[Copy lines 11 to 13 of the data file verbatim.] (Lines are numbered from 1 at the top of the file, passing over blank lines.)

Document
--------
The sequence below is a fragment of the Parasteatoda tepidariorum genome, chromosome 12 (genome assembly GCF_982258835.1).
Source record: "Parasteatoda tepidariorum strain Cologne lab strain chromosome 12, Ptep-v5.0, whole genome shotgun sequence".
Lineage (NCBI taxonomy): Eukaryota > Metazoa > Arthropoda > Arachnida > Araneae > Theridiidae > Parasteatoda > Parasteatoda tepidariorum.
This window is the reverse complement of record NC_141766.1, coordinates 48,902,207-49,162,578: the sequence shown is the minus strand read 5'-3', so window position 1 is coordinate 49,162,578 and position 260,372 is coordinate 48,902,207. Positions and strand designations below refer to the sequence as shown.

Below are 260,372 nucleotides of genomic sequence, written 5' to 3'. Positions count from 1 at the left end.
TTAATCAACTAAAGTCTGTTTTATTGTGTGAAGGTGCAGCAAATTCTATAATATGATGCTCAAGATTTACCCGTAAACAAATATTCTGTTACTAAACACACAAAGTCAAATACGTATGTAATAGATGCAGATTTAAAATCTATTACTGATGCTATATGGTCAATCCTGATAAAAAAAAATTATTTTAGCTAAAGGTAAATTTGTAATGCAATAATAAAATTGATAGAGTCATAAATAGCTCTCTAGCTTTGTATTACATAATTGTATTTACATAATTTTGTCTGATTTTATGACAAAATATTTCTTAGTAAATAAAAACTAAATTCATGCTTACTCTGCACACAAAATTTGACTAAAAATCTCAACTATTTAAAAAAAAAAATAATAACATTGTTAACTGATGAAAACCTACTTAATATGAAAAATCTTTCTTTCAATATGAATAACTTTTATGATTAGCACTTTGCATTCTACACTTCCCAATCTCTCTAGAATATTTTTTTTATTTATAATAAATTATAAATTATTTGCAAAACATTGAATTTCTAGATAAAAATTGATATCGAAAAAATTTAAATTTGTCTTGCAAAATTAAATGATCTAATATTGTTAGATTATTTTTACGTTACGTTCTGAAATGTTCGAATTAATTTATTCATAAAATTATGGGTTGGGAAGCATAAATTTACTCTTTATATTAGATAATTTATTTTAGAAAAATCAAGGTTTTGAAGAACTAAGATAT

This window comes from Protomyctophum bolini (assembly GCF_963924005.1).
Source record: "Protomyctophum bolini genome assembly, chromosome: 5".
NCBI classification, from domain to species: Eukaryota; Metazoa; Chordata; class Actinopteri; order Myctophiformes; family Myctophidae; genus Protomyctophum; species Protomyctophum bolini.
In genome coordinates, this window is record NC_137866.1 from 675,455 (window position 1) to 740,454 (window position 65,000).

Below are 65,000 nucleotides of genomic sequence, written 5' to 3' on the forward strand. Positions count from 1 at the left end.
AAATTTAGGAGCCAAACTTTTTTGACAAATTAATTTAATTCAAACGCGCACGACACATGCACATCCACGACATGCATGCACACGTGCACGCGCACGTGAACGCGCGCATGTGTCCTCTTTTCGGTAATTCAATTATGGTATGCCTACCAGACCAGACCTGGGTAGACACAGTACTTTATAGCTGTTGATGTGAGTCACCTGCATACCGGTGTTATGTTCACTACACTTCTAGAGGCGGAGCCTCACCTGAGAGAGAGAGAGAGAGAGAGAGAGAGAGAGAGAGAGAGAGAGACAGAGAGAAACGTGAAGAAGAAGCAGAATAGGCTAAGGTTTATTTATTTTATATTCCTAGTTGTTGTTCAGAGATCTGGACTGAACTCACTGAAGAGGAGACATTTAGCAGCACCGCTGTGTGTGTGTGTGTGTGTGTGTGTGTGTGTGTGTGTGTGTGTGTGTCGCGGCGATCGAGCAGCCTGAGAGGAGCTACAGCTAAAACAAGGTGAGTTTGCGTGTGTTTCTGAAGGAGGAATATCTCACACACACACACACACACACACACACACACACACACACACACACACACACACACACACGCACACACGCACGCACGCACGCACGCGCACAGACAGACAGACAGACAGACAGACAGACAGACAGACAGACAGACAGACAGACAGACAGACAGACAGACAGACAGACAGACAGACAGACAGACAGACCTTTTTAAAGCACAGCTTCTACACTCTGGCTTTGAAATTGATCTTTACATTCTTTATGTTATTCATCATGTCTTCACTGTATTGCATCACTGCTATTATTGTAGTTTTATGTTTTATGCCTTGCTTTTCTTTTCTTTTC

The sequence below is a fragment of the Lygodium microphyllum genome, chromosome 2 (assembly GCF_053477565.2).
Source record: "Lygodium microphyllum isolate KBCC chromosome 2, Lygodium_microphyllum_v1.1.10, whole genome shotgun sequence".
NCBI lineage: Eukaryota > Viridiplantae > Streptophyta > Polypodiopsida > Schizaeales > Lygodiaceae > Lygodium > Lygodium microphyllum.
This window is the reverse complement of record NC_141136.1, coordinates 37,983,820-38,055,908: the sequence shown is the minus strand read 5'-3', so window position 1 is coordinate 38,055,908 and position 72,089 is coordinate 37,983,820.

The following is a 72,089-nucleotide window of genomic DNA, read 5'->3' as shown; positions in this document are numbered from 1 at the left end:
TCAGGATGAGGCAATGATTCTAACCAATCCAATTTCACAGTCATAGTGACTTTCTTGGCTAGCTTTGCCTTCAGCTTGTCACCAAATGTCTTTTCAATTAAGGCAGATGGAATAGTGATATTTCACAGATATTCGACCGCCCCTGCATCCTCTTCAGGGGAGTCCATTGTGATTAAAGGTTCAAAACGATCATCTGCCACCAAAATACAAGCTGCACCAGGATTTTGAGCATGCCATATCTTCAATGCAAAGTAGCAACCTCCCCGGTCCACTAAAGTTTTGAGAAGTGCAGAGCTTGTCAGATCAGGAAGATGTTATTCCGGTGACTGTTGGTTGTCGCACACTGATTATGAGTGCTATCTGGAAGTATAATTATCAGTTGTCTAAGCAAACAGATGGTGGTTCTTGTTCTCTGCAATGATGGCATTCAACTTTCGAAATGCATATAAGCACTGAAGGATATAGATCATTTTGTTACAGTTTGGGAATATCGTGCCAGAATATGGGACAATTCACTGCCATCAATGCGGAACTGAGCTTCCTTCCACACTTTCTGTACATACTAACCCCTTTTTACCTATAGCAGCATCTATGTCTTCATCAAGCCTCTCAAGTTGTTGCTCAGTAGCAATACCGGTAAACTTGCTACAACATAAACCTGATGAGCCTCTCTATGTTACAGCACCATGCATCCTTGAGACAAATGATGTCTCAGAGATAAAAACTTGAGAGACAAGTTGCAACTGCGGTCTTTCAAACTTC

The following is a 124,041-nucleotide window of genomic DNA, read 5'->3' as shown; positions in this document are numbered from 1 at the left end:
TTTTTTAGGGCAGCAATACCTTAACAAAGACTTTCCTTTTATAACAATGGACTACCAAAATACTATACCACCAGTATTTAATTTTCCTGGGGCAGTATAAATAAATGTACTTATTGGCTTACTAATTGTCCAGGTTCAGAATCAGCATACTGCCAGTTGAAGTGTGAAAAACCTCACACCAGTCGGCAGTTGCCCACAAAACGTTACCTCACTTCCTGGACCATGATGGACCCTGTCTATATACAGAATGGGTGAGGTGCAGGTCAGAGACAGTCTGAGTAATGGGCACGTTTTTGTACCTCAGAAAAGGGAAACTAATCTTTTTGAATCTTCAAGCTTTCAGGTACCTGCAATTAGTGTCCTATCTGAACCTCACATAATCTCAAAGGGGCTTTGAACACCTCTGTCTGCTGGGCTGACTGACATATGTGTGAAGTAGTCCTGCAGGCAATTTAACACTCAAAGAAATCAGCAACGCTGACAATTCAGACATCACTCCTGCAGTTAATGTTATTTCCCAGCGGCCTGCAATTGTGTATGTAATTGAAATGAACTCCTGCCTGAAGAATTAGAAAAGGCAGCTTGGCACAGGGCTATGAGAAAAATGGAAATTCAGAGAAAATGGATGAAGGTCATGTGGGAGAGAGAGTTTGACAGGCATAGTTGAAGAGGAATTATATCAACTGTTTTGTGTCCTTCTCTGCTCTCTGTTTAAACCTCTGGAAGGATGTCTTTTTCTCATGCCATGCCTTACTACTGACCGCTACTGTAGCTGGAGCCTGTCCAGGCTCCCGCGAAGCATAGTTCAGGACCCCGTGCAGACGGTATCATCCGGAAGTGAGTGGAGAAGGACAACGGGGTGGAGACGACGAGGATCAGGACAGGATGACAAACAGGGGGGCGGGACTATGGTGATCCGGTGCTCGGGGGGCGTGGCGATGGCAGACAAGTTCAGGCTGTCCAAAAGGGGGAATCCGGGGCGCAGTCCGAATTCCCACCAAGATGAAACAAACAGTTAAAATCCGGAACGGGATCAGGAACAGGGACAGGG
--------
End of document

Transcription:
Below are 65,000 nucleotides of genomic sequence, written 5' to 3' on the forward strand. Positions count from 1 at the left end.
AAATTTAGGAGCCAAACTTTTTTGACAAATTAATTTAATTCAAACGCGCACGACACATGCACATCCACGACATGCATGCACACGTGCACGCGCACGTGAACGCGCGCATGTGTCCTCTTTTCGGTAATTCAATTATGGTATGCCTACCAGACCAGACCTGGGTAGACACAGTACTTTATAGCTGTTGATGTGAGTCACCTGCATACCGGTGTTATGTTCACTACACTTCTAGAGGCGGAGCCTCACCTGAGAGAGAGAGAGAGAGAGAGAGAGAGAGAGAGAGAGAGAGAGACAGAGAGAAACGTGAAGAAGAAGCAGAATAGGCTAAGGTTTATTTATTTTATATTCCTAGTTGTTGTTCAGAGATCTGGACTGAACTCACTGAAGAGGAGACATTTAGCAGCACCGCTGTGTGTGTGTGTGTGTGTGTGTGTGTGTGTGTGTGTGTGTGTGTGTCGCGGCGATCGAGCAGCCTGAGAGGAGCTACAGCTAAAACAAGGTGAGTTTGCGTGTGTTTCTGAAGGAGGAATATCTCACACACACACACACACACACACACACACACACACACACACACACACACACACACACACGCACACACGCACGCACGCACGCACGCGCACAGACAGACAGACAGACAGACAGACAGACAGACAGACAGACAGACAGACAGACAGACAGACAGACAGACAGACAGACAGACAGACAGACAGACAGACCTTTTTAAAGCACAGCTTCTACACTCTGGCTTTGAAATTGATCTTTACATTCTTTATGTTATTCATCATGTCTTCACTGTATTGCATCACTGCTATTATTGTAGTTTTATGTTTTATGCCTTGCTTTTCTTTTCTTTTC

The sequence below is a fragment of the Lygodium microphyllum genome, chromosome 2 (assembly GCF_053477565.2).